By Santosh Kumar, Senior Research Consultant, Fact.MR

Nutritional composition, which significantly influences consumers, suffices as a fundamental differentiating factor between grain-fed and grass-fed meat. Grass-fed meat has 100% of the nutrients required for humans in the perfect balance and is often associated with health benefits. Whereas, the market's conventional counterpart, grain-fed meat, is presumed nutritionally deficient. Grass-fed meat - being a more salubrious meat alternative - is steadily gaining traction among meat-consuming nations. However, the steady growth trajectory is being obstructed due to the unanticipated outbreak of COVID-19. The travel restrictions imposed by national governments on the back of the pandemic are impeding the import and export activities thus thwarting the projected growth trajectory.

The current decline in revenue mirrors the circumstances during 2008's global economic crisis when beef observed a similar drop of approximately 10%. After the market commenced recovery in 2010, the demand doubled instantly. Likewise, during the European debt crisis, the growth of the meat industry severely flattened. However, the market alleviated after two years. Along similar lines, the market growth is expected to experience turbulence before emerging from the COVID-19 crisis.

Awareness to Play a Crucial Role in Consumption Growth
Although the demand continues to rise year-on-year, being a relatively new eating experience, grass-fed meat is yet to gain significant traction among consumers. The players in the grass-fed market are focusing on educating consumers about the nutritional privileges of grass-fed meat. Spreading awareness is the first step in making consumers accustomed to the market's offerings. The majority of North America's livestock producers lack awareness regarding breeding cattle on grass, as they are acquainted to the utilization of feed grain for cattle. As players focus on the newer nuances of grass-fed meat, grass-fed meat products will grow in volume.

Nutritional Benefits over Conventional Variants to Accelerate Demand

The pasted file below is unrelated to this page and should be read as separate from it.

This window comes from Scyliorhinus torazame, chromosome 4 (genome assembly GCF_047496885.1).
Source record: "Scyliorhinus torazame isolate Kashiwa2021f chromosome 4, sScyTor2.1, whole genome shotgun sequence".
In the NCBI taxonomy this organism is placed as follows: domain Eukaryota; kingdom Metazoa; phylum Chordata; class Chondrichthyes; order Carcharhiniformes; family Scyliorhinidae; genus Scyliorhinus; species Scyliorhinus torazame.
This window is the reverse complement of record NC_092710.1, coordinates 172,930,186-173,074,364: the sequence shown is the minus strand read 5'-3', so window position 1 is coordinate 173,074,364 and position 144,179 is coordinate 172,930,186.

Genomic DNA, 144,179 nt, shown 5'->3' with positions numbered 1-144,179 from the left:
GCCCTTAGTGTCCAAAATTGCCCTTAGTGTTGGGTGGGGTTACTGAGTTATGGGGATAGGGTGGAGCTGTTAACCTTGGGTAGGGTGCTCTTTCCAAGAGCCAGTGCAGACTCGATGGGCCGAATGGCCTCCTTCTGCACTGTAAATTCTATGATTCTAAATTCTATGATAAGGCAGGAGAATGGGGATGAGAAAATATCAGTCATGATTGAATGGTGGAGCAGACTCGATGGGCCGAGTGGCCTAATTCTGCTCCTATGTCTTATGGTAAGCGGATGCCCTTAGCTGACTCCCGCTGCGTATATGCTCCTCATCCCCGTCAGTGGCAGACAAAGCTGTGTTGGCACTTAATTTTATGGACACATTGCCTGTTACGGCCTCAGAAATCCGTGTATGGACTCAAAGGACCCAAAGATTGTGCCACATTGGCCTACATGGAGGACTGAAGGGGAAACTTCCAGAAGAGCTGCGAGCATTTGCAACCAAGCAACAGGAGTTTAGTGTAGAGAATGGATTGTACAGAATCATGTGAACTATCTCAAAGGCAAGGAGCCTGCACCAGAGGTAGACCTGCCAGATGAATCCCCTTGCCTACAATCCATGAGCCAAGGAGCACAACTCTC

Grass-fed meat holds numerous benefits on the nutritional front as compared to its conventional variants. The grass-fed meat consists of key nutrients, including antioxidants, vitamin E, and conjugated linoleic acid (CLA), a fatty acid, frequently associated with a reduction in heart disease, cancer risks, and improving immunity. Moreover, grass-fed beef, in particular, consists of 50% more omega-3 fatty acids than standard beef. Besides, grass-fed beef holds a lower possibility of containing superbugs - a strain of bacteria capable of resisting three or more classes of antibiotics. In general, the possibility of ‘superbugs’ contamination in conventional beef is thrice as that of grass-fed beef. Feed grass meat is also known for less content with an average of 10 percent fat or less. Owing to this healthy nutritional composition, feed grass meat is deemed superior from the food safety and health perspective.

International Trading Profoundly Strengthens Grass-Fed Meat Market
The demand for lamb is primarily attributed to its lower cost as compared to beef. Grass-fed lamb and goat are foreseen to capture around 1/3 of the global grass-fed meat consumption in regions such as Europe, Southeast Asia, Latin America, and Middle & Africa. Amongst these regions, Oceania is one of the principal exporters, accounting for nearly 70% of the global lamb exports. Oceania exports nearly 30% of grass-fed sheep supplies to Europe, a major importer.